Think your health information is private? Employers can still access it
People’s medical records and personal information are protected under federal law, but there’s a loophole in the law that allows employers to access information about employees’ health.
You know those wellness programs that employers use to help improve workers’ health? They hold a wealth of information about employees: their lifestyles, diet, and medication, including birth control.
Many people think that information is private. Rep. Suzan Delbene (D-Wash.) said it's not.
“If a woman makes a personal decision about contraception, her employer should not be the first one to know,” Delbene said. “These are personal decisions between a woman and her family.”
By law, health insurers can’t share information with employers. But that restriction doesn’t apply to third party companies like wellness programs.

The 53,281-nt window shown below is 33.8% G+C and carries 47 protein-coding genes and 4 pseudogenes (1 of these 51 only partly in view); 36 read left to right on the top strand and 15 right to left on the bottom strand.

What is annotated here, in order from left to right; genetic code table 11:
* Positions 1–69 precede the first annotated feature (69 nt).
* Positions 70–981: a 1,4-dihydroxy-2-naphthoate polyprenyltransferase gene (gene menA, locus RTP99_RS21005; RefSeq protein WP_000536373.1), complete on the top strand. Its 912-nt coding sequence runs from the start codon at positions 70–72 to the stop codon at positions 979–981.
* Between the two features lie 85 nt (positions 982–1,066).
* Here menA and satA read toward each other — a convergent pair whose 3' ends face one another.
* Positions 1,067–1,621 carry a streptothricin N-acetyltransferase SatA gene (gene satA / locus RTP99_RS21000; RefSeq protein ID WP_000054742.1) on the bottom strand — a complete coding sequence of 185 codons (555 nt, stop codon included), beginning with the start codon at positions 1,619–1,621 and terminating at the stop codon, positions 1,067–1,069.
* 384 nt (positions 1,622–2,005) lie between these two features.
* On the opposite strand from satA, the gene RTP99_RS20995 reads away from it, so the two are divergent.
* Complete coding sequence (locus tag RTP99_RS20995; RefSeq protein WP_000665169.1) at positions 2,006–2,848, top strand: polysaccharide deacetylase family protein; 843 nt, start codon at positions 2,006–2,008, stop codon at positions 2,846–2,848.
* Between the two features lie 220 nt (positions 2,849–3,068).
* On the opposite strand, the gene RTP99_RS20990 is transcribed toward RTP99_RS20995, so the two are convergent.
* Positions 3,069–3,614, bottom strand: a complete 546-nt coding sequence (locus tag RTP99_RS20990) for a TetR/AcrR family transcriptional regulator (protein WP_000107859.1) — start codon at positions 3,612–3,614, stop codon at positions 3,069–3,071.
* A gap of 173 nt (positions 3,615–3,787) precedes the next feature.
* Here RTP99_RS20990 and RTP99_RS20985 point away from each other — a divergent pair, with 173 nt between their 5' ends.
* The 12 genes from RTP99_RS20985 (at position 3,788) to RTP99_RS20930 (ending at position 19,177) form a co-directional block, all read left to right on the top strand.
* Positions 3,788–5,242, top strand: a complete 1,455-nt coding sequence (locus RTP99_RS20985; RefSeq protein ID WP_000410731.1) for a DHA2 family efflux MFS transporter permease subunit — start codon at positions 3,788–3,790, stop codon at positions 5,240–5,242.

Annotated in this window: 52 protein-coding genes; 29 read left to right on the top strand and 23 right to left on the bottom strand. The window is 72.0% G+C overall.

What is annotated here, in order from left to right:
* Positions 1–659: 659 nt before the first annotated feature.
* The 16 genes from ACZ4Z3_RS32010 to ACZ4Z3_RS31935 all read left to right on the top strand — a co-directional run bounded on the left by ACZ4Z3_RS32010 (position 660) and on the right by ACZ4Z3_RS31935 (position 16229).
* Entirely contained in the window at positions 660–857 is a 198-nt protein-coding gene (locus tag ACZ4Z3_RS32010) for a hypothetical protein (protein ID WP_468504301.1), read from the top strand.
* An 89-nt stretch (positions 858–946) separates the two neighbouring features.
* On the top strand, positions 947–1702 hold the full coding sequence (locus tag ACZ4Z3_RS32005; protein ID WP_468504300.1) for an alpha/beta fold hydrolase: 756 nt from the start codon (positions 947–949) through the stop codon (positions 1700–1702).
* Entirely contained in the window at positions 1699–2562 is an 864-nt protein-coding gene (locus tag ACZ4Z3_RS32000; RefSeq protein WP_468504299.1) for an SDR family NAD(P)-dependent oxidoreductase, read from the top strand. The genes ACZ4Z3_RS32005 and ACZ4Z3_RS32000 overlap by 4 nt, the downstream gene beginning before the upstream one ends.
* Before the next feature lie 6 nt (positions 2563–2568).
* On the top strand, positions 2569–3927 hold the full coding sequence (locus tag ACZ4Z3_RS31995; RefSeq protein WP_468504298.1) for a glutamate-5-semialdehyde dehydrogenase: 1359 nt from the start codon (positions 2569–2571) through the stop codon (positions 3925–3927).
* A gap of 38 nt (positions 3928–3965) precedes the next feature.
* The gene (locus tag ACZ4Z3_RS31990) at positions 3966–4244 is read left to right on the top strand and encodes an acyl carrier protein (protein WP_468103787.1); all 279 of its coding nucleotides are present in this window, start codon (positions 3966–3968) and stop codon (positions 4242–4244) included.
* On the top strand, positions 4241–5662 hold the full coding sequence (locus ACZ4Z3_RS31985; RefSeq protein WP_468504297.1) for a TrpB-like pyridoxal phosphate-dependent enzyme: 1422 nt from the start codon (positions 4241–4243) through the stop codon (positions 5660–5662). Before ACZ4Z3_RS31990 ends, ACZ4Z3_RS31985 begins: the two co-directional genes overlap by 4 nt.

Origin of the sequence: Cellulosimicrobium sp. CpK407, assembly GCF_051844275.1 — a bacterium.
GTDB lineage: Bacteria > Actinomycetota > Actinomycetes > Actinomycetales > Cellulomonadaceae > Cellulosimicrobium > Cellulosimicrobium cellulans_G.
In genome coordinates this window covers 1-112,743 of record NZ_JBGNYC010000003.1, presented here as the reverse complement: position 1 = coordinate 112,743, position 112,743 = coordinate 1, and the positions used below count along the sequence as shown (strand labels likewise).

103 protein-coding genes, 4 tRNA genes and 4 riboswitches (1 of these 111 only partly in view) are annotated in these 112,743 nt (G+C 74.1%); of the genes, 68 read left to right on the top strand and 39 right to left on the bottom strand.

Delbene has introduced a bill to close that loophole called the Birth Control Privacy Act.
Janet Chung is with Legal Voice, an advocacy group for women’s rights. She said the bill is about protecting women’s privacy at work.
“Birth control information doesn’t say anything about an employee’s ability to do the job. And we would love to see employment decisions based on objective criteria that are relevant to the job,” Chung said.
Employers use the information to control health costs.
This bill would specifically prohibit wellness programs from sharing information about birth control. It has more than 40 legislative co-sponsors and support from organizations including the American College of Obstetricians and Gynecologists.